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Tune In to Weaponized

Aug 01, 2013 in Guest Posts, Mulholland Authors, Music

Weaponized by Nicholas Mennuti with David Guggenheim

Nicholas Mennuti and David Guggenheim’s globe-trotting suspense novel about a government contractor in exile went on sale this week, and if you were one of the book’s early readers, you know why Universal Pictures snapped up the film rights so quickly: Weaponized is a lush, rollicking tale, just as much immersed in the exotic cities of Cambodia as it is in the troubling consequences of government surveillance gone awry. It’s a story that begs to be seen as much as read. But what would the soundtrack for that movie be? Here to offer a playlist is none other than Nicholas Mennuti himself. You can listen to some of these songs through the Spotify player above.

Depeche Mode – “Barrel of A Gun”
Depeche Mode has always been one of my top five bands and their Violator album has exalted status on my list of desert island discs. “Barrel of A Gun” actually comes from their Ultra album—which, in my humble opinion, is their best after Violator, and may also be their darkest album overall (which means it’s dark). “Barrel of A Gun” will put you in the right frame of mind for Weaponized before you even crack the spine.

UNKLE – “Lonely Soul”
One of the greatest songs about isolation ever recorded. The beat is all jangly electro and the vocals by The Verve’s Richard Aschroft are haunting. One refrain sums up Weaponized better than I ever could: “I’m gonna die in a place that don’t know my name.”

Planningtorock – “I’m Your Man”
Planningtorock is actually just Janine Rostron, an experimental British musician who distorts the vocals in her songs to play around with gender identity and to better suit the mood of each individual track. It sounds heavy—it isn’t; you can dance to it. She’s done some softer beats, but “I’m Your Man” is pure paranoia all the way. It’s not easy listening, but neither is Kyle’s journey in Weaponized, and this track helped me set the mood for his inner monologues.

Jerry Goldsmith – “Basic Instinct – Main Title Theme”
After Bernard Herrmann, Jerry Goldsmith—to me—is the greatest Hollywood composer of all time, and Basic Instinct has one of his signature scores. If Robinson ever had theme music, this would be it: slinky, seductive, and dangerous as hell. Also, bonus points to this score for having the second greatest simulated orchestral orgasm after Wagner’s “Tristan and Isolde”.

Chemical Brothers – “Container Park”
Film music has undergone many metamorphoses over the years, but hiring Daft Punk to score Tron:Legacy was a big one. Hollywood has never known what to do with electronic music, even when it embraced the synthesizer in the 80’s, but Daft Punk changed that. Since then, Orbital, Hybrid, M83, and others have made excursions into film scoring—but none with the force of The Chemical Brothers in the score for Joe Wright’s Hanna. Try listening to “Container Park” and not feel the danger.

Muse – “MK Ultra”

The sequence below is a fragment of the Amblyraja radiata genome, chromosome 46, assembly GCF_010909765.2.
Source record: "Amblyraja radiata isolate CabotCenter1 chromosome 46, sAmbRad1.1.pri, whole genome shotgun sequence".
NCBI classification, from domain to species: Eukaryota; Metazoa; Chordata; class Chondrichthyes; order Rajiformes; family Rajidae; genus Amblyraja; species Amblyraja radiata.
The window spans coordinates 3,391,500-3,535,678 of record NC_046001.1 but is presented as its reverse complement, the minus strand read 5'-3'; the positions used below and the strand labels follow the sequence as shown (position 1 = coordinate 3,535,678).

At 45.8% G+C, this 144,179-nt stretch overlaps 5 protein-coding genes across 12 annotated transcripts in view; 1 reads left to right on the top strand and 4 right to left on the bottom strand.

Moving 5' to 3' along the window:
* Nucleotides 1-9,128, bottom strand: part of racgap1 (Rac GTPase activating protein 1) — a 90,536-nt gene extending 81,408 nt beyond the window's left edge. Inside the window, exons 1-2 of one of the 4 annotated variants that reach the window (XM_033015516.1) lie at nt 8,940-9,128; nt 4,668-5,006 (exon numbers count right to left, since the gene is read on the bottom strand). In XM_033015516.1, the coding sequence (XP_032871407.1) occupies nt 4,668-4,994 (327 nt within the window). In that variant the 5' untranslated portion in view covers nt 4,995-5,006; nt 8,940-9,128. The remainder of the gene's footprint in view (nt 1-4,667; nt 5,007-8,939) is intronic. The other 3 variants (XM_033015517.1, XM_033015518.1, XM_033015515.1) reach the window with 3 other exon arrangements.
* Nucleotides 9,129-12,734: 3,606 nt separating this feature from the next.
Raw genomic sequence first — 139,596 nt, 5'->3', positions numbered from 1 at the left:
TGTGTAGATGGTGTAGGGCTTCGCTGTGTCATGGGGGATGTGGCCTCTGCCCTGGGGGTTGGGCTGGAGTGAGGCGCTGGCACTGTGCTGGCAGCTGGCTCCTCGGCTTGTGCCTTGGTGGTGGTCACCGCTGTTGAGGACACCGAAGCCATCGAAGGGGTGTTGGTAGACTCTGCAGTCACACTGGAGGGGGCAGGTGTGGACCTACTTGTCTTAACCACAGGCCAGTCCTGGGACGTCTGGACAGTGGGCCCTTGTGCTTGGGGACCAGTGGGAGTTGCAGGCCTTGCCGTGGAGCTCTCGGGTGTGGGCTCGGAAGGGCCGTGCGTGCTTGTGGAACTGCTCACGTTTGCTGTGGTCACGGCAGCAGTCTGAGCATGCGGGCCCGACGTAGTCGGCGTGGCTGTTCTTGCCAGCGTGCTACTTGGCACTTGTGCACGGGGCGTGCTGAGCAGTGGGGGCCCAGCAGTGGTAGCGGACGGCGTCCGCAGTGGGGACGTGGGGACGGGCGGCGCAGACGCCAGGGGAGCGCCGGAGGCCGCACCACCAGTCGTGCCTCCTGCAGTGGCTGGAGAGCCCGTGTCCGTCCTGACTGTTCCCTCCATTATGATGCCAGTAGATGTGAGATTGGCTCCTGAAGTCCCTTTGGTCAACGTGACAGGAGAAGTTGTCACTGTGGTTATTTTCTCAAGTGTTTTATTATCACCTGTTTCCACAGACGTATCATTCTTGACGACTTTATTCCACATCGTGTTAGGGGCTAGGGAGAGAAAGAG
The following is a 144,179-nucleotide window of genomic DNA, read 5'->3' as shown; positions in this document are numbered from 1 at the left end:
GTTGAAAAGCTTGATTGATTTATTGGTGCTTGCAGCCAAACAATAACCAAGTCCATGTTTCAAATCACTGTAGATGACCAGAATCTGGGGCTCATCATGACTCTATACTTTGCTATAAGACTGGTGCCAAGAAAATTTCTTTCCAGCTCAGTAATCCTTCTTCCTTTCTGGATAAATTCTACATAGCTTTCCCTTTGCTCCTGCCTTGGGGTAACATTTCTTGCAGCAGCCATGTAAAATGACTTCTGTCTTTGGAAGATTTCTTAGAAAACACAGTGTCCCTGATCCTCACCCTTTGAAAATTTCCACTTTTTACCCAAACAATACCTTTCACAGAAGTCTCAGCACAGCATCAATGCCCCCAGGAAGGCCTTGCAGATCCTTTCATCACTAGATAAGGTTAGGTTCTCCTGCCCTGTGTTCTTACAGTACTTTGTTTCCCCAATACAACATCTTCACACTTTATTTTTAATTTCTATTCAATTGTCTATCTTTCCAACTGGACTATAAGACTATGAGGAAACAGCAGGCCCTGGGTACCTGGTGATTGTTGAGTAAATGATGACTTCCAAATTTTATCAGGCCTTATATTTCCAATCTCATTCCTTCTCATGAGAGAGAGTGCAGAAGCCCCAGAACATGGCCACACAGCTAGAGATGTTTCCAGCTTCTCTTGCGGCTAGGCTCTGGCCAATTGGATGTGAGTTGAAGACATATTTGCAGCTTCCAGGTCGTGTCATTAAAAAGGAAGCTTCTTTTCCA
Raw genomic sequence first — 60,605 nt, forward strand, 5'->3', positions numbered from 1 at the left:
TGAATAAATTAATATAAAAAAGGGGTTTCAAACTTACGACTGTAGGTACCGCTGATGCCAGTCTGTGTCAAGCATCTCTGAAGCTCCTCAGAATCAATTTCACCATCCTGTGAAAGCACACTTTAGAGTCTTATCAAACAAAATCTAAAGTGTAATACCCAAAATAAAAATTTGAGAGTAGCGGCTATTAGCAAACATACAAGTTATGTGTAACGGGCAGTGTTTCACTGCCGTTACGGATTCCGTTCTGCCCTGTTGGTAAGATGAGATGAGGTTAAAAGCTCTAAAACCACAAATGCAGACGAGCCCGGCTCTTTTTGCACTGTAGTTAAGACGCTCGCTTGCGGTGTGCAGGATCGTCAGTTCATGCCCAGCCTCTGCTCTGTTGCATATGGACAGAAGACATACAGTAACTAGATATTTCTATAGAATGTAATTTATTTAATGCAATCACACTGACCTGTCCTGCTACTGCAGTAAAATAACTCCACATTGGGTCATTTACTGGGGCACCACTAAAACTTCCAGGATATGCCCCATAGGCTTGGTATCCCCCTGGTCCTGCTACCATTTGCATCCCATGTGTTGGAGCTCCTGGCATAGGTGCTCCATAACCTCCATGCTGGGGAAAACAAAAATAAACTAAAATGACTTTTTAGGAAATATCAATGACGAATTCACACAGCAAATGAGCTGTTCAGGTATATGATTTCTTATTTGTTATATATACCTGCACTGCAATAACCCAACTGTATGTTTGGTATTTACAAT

I don’t want to call Muse a guilty pleasure, but I kind of have to. It’s the best arena rock of the 2000s. I unabashedly love this song and can’t decide whether it’s because of the song itself or just the title—but either way I listened to it fairly regularly while writing the CIA sections in Weaponized.

David Bowie – “I’m Afraid of Americans”
Earthling was Bowie’s big late-90’s comeback album wherein he fully embraced electro, sort of like Madonna’s William Orbit–stamped “Ray of Light.” No playlist I construct would lack Bowie, but this song’s special even for the master himself and really contributed to the paranoid lost soul quality of Kyle in Weaponized.

John Murphy – “Mercado Nuevo”
In my opinion, Michael Mann’s Miami Vice is the most underrated film of the 2000s, and by extension, so is John Murphy’s propulsive score. Murphy’s done memorable work for Danny Boyle—28 Days Later and Sunshine—but his work for Mann really shines. “Mercado Nuevo” is the perfect music for driving into denied territory, exactly what Kyle and Lara spend a lot of time doing in Weaponized.

Public Image, Ltd – “The Order of Death”
Public Image Ltd was John Lydon’s (Johnny Rotten) first band after the Sex Pistols ended and is considered by many—me included—to be the first and potentially the best “post-rock” band. This particular track may be their crowning achievement and sets the mood for the last few chapters of Weaponized—that’s all I can say.

Tangerine Dream – “Thru Metamorphic Rocks”
I’ve got a serious spot in my heart for 70s and 80s Krautrock, and it doesn’t get much more epic than Tangerine Dream. This track is close to fifteen minutes long—my favorite part comes in at around five minutes in. I listened to it obsessively while writing the first time Kyle and CIA agent Tom Fowler encounter each other in a hotel room. Read the chapter and you’ll see why…

Thievery Corporation – “The Forgotten People”
Choosing a Thievery Corporation track is as much about celebrating how much all their music contributed to Weaponized as it is a public service announcement. No band has gotten me laid more consistently than Thievery Corporation (maybe Massive Attack did, too, I have to think). So listen to this track, which I did, while writing the early Phnom Penh scenes in Weaponized, or just buy the whole album Radio Retaliation and thank me later.

Wang Chung – “City of the Angels”
This is another epic action track, over nine minutes; my favorite part kicks in just over one minute in. This was Lara’s theme music for me, particularly when it came time for her to start shooting people. Also To Live and Die in L.A., directed by William Friedkin, is one of my favorite films ever. Don’t let the 80s prejudice you or the fact it’s by Wang Chung dissuade you—this is film scoring of the highest order.

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